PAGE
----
Although a freelance author and broadcaster, he retains close links with academia and is currently visiting Professor in Archaeology at the University of Leicester.
In 'In the Long Run' he now regularly blogs on the trials and tribulations of writing, broadcasting, sheep farming, gardening and archaeology.

Product Description

About the Author

Francis Pryor is President of the Council for British Archaeology and a prominent field archaeologist who has devoted his professional life to the excavation of wetland landscapes in eastern England. He has been a central figure in the so-called ‘Wetland Revolution’ of British archaeology, and has published a number of specialist monographs on his discoveries. He appears frequently on TV’s Time Team; this is his first book for a wide general audience.

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Customer Reviews

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Most Helpful Customer Reviews
26 of 27 people found the following review helpful
4.0 out of 5 stars Not what I expected, but good nonetheless! 12 Jan 2004
By Alan S>
I purchased this book, expecting to read quite a bit about the furore about the so-called 'desecration' of this site by archaeologists. I was pleasantly surprised to find that this aspect of the discovery of the monument was not the central theme of the book.
What we have here is an almost biographical account of Francis Pryor's life as an archaeologist. It starts in his early days as a post-grad student and describes his gradual acceptance of what has become his life 'quest' - investigation and interpretation of Neolithic landscapes on a wide scale. The book moves through his earlier work on Fengate and the Flag Fen area, and culminates in the Seahenge discovery, touching on the furore mentioned earlier, but using the discovery to pull together all the earlier threads in the book to put forward a coherent theory of what life was like in the Neolithic.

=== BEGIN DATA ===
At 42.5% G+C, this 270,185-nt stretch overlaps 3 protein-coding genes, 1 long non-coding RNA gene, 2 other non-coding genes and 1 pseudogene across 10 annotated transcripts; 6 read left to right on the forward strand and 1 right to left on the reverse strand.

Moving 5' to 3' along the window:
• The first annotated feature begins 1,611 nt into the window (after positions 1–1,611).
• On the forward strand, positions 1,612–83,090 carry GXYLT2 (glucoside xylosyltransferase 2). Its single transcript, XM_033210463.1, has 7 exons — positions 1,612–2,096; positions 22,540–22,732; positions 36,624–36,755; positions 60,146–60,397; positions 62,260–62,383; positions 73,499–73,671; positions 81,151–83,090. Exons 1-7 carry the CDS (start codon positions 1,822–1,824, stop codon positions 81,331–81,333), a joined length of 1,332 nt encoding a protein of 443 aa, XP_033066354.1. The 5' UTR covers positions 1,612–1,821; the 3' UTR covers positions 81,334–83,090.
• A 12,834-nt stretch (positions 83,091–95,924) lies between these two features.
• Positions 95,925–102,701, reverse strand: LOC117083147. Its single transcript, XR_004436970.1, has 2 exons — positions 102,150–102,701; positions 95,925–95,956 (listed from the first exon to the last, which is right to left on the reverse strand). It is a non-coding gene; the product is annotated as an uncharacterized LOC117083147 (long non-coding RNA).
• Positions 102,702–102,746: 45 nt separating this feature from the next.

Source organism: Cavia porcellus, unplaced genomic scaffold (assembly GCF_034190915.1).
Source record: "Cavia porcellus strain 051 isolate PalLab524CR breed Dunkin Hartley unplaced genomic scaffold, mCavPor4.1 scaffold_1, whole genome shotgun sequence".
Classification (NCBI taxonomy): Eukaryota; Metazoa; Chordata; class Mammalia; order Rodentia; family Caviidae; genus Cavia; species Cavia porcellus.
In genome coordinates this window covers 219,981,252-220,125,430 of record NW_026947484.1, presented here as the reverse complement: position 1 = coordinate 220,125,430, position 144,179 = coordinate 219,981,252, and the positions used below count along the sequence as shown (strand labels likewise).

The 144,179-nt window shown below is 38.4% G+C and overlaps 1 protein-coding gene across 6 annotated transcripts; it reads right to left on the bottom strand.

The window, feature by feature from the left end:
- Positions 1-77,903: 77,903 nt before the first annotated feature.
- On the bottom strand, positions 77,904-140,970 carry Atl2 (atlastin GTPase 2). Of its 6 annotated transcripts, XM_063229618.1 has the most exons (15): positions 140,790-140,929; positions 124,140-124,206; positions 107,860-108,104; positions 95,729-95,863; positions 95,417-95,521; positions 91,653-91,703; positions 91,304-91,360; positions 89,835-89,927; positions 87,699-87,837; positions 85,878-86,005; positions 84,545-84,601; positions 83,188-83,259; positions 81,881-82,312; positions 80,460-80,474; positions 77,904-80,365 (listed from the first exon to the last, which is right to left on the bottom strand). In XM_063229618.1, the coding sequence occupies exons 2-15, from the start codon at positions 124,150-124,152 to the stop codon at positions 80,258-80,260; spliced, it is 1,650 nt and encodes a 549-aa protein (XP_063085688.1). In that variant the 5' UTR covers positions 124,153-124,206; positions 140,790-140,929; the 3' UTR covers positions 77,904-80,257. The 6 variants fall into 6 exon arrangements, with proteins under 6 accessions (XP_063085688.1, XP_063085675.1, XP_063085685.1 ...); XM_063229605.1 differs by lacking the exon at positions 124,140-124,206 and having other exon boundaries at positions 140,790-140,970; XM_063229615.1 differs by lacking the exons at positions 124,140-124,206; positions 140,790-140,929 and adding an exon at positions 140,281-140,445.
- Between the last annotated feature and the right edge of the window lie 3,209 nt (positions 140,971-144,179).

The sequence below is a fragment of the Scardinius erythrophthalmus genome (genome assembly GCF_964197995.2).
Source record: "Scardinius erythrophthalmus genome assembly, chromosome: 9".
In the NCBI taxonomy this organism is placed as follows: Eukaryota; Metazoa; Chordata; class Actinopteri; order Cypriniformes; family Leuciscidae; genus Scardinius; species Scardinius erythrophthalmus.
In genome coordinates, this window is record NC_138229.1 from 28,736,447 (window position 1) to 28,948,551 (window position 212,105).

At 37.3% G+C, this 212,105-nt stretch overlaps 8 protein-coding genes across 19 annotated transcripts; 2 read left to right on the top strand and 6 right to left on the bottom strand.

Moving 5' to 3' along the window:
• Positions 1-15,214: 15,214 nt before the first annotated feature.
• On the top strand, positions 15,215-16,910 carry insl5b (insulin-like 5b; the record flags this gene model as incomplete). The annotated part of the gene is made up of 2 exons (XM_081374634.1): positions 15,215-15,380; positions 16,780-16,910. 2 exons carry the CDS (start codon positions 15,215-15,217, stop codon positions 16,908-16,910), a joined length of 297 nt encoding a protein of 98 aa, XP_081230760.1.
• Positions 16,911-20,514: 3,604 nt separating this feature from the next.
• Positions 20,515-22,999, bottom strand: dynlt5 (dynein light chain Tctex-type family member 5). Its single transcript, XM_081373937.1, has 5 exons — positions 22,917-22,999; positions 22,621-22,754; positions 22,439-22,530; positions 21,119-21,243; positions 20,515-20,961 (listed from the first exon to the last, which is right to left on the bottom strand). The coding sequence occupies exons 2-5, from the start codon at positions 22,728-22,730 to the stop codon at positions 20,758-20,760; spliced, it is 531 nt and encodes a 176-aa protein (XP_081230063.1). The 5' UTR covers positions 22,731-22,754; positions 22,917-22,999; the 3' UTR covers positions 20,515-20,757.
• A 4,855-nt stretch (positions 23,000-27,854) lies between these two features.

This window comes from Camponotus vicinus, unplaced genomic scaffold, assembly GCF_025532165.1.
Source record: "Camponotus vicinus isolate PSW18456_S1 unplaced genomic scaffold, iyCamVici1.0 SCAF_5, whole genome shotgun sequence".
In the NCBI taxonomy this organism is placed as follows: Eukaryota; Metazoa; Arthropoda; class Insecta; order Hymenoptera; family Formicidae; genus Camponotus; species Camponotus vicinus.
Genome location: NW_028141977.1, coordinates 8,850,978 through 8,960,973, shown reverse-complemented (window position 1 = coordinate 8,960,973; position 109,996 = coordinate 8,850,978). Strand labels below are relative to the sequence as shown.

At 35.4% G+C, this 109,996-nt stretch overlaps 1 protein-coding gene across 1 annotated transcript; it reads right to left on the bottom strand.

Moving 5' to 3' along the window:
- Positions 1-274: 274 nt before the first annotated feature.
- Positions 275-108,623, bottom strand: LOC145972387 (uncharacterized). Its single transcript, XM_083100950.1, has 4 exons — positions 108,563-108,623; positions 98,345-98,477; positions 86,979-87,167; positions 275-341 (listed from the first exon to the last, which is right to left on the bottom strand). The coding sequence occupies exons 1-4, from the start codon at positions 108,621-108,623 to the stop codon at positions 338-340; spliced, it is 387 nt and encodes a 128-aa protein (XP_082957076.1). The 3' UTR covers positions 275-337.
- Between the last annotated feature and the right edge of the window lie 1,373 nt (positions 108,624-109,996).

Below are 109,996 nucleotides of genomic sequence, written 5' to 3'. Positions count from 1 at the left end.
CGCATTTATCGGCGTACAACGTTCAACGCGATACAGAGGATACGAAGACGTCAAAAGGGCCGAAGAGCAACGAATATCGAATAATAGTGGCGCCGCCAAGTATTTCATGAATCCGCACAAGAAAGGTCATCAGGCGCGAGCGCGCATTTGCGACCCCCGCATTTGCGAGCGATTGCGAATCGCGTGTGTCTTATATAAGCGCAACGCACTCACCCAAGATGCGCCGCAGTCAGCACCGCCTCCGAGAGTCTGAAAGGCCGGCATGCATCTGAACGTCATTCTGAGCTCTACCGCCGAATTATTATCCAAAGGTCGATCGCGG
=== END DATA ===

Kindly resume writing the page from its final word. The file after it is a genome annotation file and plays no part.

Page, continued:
Because of this, I found the book to be an enjoyable, entertaining and educational read. Not so academic that it becomes difficult to follow, yet at the same time not pitched too low to become boring.
Recommended for anyone interested in the Neolithic.
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25 of 27 people found the following review helpful
5.0 out of 5 stars Looking for liminals 20 May 2004
By Stephen A. Haines HALL OF FAME
Archaeology's a dirty business. For Francis Pryor it goes further - becoming muddy, peaty, mucky and worse. And that's ignoring the incoming tide filling excavations. Dusty, mucky or just plain wet, the business is rewarding. It tells us about the past and, hence, about ourselves. His focus is the British Isles, particularly eastern England, and how ancient societies there developed over time. In some cases the span of time is vast. Many of those developments have persisted to our day, while others were cast aside. Pryor neatly summarises the work of many years in this book. He describes the current thinking during his schooling, then demonstrates how new analysis techniques and data interpretation have overthrown old concepts.